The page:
'Two of Us': lesbian feature Oscar-nominated for Best Foreign Film

  • by Victoria A. Brownworth
  • Tuesday February 16, 2021
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Barbara Sukowa and Martine Chevallier in Two of Us.
Barbara Sukowa and Martine Chevallier in Two of Us.

Women drop off the cinematic landscape after a certain age. Once menopause hits, the roles revert to background or dowager or crazy person. They are, almost uniformly, sexless. Women only several years older than protagonists are cast as mothers and grandmothers. Suspension of disbelief is a misogynist construct when it comes to women in film.

Two of Us, the French entry for Best International Feature Film at the 93rd Academy Awards, defies that construct. Filippo Meneghetti's first feature-length film, titled simply Deux in French, is a deeply sensual tale of textured, long-standing love and desire between two women over decades. Two of Us is lush, tender, realistic, fiery and haunting. The film will leave you gutted and gasping, sad and outraged.

Nina and Madeleine —Nina calls her Mado— are lovers in every sense. We watch them dancing barefoot, curled together in bed. See Mado look longingly after Nina as she heads off for the day.

Nina and Mado live like Jean-Paul Sartre and Simone de Beauvoir lived for decades: in two apartments across from each other on the top floor of their building. The reasons for this are manifold, but predominately it is because Mado, who was widowed years before, has been unable, for years, to bring herself to come out as a lesbian to her two grown children, Frédéric (Jérôme Varanfrain) and Anne (Léa Drucker).

That day must come soon, though, as the women are planning a move to Rome, where they will live together, as the loving couple they have been all these many years. Mado will sell her apartment to get the money for their relocation.

This film could not exist without the two principles. These are stellar actors with pitch-perfect abilities. Both are well-known for a myriad of roles over careers that began in the 1970s. German actress Barbara Sukowa (Nina), 71, starred in many of Ranier Werner Fassbinder's films, including his epic Berlin Alexanderplatz and in nearly all of Margarethe von Trotta's films. She won Best Actress at Cannes for the eponymous role in von Trotta's Rosa Luxemburg.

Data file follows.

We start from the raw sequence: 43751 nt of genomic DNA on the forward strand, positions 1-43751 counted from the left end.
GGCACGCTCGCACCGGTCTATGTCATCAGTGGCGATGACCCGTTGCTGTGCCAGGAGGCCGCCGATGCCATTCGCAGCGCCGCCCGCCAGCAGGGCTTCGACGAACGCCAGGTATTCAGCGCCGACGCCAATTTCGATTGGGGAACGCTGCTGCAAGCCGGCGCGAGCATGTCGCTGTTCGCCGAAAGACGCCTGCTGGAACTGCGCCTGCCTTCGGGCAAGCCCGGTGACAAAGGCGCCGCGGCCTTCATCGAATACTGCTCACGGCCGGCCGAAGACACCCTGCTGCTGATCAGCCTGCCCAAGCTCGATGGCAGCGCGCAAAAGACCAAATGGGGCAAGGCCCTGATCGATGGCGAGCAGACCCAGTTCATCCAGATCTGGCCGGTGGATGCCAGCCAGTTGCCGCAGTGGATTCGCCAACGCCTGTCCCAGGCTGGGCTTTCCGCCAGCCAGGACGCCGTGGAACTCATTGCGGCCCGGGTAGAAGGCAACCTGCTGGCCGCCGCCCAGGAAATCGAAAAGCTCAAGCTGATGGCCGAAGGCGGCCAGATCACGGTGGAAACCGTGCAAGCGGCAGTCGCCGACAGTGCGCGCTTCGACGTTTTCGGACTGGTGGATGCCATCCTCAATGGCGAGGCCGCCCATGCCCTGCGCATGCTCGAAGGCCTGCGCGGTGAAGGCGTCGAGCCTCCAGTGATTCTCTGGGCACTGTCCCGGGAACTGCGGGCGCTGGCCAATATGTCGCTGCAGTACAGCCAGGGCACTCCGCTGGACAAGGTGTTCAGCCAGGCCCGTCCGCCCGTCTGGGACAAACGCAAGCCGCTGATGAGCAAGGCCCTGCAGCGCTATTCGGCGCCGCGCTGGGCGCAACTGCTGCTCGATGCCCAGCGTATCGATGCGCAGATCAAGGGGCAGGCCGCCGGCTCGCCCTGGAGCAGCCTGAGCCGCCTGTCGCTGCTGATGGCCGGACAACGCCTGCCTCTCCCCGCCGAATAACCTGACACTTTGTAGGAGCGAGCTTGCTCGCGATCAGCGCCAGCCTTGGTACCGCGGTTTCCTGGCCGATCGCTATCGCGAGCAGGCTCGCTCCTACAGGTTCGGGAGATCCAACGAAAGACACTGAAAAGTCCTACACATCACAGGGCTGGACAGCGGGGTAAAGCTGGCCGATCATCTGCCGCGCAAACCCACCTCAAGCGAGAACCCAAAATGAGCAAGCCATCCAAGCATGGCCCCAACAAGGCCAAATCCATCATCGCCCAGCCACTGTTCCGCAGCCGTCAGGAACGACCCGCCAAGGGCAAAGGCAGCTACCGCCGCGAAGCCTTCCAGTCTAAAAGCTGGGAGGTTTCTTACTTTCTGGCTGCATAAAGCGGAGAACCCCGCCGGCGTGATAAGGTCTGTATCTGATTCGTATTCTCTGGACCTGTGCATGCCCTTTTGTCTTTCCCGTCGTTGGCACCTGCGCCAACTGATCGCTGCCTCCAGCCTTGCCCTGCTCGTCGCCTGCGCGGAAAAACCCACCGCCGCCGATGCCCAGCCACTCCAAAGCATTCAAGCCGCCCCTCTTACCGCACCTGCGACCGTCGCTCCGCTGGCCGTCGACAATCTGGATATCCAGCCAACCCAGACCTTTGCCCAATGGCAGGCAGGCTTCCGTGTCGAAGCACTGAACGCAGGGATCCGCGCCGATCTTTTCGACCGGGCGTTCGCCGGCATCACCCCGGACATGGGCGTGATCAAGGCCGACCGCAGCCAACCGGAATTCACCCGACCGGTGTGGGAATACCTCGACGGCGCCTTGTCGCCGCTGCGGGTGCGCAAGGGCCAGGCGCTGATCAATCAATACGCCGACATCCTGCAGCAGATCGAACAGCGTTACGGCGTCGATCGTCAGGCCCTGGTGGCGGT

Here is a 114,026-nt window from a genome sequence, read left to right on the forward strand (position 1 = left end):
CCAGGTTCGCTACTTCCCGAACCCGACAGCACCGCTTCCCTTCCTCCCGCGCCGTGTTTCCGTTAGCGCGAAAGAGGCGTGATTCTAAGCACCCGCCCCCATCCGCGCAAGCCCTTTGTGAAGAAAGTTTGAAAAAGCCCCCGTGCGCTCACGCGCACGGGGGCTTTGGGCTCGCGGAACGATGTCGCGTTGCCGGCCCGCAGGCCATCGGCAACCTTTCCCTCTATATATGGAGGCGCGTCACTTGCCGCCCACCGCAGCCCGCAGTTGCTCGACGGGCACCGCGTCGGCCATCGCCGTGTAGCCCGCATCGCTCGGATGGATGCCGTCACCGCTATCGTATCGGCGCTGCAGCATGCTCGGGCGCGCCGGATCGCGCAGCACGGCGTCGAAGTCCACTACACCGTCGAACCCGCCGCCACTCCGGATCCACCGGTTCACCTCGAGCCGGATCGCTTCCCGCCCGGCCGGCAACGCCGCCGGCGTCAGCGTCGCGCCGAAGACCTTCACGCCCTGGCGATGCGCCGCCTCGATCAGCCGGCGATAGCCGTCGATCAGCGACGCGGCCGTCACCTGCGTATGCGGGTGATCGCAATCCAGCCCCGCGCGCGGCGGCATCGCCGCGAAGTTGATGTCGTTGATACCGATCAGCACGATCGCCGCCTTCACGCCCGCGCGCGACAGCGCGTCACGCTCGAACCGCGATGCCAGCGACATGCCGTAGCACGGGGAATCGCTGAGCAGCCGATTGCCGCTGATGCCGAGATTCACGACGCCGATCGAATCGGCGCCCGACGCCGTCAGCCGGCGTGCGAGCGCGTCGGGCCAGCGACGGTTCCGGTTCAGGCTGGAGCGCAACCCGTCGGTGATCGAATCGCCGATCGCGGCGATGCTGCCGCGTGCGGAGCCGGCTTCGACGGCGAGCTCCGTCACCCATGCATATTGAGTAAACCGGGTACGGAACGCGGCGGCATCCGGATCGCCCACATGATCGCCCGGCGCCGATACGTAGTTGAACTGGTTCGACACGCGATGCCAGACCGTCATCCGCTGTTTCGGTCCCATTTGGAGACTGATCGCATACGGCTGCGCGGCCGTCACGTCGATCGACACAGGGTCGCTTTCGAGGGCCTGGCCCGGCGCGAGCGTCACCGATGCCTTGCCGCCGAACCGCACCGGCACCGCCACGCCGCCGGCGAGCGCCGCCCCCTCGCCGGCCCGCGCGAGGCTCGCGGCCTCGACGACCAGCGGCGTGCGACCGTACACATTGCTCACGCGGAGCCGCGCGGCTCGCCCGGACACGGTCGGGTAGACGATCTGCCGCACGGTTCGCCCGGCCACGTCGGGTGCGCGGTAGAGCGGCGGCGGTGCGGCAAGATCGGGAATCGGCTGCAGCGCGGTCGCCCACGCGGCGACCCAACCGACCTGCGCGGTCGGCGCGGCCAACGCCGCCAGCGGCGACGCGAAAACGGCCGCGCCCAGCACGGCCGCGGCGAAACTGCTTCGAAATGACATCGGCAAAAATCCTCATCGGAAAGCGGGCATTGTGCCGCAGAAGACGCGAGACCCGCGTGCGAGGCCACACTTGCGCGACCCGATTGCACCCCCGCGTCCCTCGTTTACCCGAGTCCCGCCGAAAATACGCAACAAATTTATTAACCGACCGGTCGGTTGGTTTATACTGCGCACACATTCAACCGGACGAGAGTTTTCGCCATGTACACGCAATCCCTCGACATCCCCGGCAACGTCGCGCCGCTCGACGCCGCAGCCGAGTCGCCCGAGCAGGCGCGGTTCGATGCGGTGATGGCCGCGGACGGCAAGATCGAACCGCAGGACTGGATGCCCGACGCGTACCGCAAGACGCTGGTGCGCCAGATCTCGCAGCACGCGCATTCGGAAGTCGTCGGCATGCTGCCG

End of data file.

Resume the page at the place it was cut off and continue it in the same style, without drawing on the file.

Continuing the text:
While not well known outside France, Martine Chevallier (Madeleine), 72, has appeared in dozens of French films, more than 30 French TV series and dozens of theatre productions.

Meneghetti sets the scene of Nina and Madeleine's love affair and the tensions over Mado's inability to come out to her son and daughter. There is a dramatic scene on the street as Nina discovers yet again that Mado has failed to come through for her —for them´┐Ż— on this.

Nina confronts the realtor and asks him, embarrassing Mado, "Do you have a problem with old dykes?" He is taken aback as says, "Excuse me?"

Furious with Mado, Nina paces back and forth on the sidewalk, and fairly yells, "Dykes. Lezzies. Lesbians."

When the realtor says he doesn't care if they are lesbians, Nina turns to Mado and says, "See? No one cares!" Mado is shaken, her look pleading. Nina calls her pathetic and storms off, Mado trailing behind, unable to call after her lover or say a word.

The scene is fundamental to the conflict that rages between this otherwise loving and happy couple. It is also foreshadowing of incipient tragedy. Mado has a stroke, leaving her unable to speak, and unable to contact Nina. And the film takes a dramatic turn from there.

Family interference
To Mado's children, Nina is the neighbor across the hall. Madame Dorn. She is nothing more. And when Nina tries her key in Mado's lock one day, it does not turn. She is literally shut out of Mado's life, which is her own life.

Two of Us is breathtaking stuff. Sukowa's performance is incendiary. She is gorgeous and sexy and full of fire. She has lots of dark blondish hair that is haphazardly braided or wildly cascading. She exudes a sensuality that we have come to associate with much younger women. She is passionate about Mado and not about to let her go.

Chevallier's Mado is more demure. She has a delicate vulnerability within her casually elegant manner. It is clear she defers to Nina, but equally clear that Nina is central to her existence. Chevallier's performance is lower-key than Sukowa's, but incredibly deft. Much is demanded without speech.

These women live for each other and through each other, which makes the trajectory of the film at times almost unbearable to watch. The viewer feels often as if they are witnessing a crime, and what happens to the two women is indeed criminal.

Mado claims that Frédéric is the problem, but it is really Anne who refuses to see the life her mother has, or even that she has a life. Anne doesn't like Nina coming around to see Mado. She finds it an interference and eventually feels threatened by Nina's omnipresence in her mother's life, to devastating consequence.

Two of Us is part love story, part psychological thriller, part deconstruction of the power children hold over their parents long after they should be living their own lives irrespective of what their parents do. There is also the truly harrowing element of what happens when the body betrays us, as Mado's does her, and how one remakes a life when so much has been taken from it.

Two of Us is compelling, if shattering viewing. The acting, writing and direction are all superb. But Sukowa's performance is something one will not soon forget.

Available on Amazon and YouTube.

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